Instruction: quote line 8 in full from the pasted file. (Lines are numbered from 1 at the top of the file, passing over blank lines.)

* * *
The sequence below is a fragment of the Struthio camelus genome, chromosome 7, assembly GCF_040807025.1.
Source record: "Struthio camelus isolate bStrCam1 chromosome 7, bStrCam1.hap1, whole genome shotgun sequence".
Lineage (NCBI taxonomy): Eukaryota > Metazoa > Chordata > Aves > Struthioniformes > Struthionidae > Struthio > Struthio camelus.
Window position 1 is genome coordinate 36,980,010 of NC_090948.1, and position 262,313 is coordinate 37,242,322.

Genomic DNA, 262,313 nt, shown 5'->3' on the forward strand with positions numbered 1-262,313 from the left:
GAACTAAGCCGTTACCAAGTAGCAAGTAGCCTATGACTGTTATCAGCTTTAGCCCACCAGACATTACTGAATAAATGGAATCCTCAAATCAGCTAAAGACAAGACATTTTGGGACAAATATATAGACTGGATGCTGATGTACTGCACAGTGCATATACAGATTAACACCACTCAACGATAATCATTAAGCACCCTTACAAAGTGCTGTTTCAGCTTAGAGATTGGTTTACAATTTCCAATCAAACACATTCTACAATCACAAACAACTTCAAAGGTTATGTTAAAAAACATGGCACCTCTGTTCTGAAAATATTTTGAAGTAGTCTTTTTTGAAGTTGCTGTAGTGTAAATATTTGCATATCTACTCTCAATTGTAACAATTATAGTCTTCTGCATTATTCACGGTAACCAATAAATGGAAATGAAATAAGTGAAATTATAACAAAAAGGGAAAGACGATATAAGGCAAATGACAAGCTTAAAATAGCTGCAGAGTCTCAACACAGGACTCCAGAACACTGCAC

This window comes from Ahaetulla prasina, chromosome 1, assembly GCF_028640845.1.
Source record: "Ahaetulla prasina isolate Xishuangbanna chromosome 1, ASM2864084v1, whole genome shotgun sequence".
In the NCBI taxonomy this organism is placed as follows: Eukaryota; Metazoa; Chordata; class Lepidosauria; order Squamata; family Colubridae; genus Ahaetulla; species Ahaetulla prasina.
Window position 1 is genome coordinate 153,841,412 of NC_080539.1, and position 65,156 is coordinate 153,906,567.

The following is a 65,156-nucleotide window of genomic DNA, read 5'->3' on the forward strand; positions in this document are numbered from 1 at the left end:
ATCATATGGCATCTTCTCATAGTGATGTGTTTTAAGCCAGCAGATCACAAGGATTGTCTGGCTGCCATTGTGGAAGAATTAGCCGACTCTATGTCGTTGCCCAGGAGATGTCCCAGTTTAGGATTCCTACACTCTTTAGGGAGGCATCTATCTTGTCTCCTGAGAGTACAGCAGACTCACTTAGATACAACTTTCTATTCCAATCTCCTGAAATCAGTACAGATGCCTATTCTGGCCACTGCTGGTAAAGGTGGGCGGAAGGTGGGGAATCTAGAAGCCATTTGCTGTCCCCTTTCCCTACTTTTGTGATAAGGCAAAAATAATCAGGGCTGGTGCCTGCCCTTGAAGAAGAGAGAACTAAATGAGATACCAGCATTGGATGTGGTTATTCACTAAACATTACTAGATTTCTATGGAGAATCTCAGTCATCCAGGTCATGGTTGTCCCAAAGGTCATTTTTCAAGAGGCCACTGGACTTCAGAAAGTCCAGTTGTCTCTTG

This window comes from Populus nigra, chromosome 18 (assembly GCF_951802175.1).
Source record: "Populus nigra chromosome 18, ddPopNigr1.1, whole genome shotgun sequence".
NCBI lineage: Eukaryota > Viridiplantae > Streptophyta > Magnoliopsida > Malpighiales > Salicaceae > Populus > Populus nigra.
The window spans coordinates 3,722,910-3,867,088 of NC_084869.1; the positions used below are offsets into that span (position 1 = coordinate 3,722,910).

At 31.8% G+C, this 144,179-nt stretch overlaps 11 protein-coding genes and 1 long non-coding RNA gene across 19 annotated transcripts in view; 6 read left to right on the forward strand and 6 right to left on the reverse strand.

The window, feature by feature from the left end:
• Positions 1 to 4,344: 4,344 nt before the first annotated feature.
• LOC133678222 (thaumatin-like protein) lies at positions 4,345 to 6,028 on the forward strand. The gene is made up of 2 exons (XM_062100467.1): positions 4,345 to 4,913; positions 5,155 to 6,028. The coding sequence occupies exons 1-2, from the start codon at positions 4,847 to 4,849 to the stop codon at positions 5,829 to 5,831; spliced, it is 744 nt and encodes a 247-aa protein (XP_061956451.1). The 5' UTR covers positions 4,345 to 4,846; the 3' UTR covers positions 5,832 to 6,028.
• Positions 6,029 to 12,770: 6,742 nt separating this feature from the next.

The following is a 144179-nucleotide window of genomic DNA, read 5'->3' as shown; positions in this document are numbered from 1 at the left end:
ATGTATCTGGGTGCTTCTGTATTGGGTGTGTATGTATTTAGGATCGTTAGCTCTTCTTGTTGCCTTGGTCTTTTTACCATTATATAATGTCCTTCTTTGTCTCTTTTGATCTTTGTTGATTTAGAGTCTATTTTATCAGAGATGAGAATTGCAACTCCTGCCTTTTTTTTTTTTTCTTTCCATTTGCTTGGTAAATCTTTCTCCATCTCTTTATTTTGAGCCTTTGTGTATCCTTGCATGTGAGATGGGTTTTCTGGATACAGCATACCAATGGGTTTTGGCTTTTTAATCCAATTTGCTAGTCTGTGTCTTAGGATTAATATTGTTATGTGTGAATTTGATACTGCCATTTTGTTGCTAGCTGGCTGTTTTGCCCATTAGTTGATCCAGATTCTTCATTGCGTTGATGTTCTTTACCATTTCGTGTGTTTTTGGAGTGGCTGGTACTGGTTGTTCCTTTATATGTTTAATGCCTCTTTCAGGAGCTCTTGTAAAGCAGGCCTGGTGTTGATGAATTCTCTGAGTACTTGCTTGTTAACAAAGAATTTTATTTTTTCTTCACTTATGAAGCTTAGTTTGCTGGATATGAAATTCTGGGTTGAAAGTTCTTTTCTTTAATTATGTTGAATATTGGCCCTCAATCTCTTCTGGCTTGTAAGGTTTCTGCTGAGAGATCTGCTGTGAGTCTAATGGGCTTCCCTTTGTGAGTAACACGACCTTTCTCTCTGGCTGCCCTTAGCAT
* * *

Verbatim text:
Source record: "Ahaetulla prasina isolate Xishuangbanna chromosome 1, ASM2864084v1, whole genome shotgun sequence".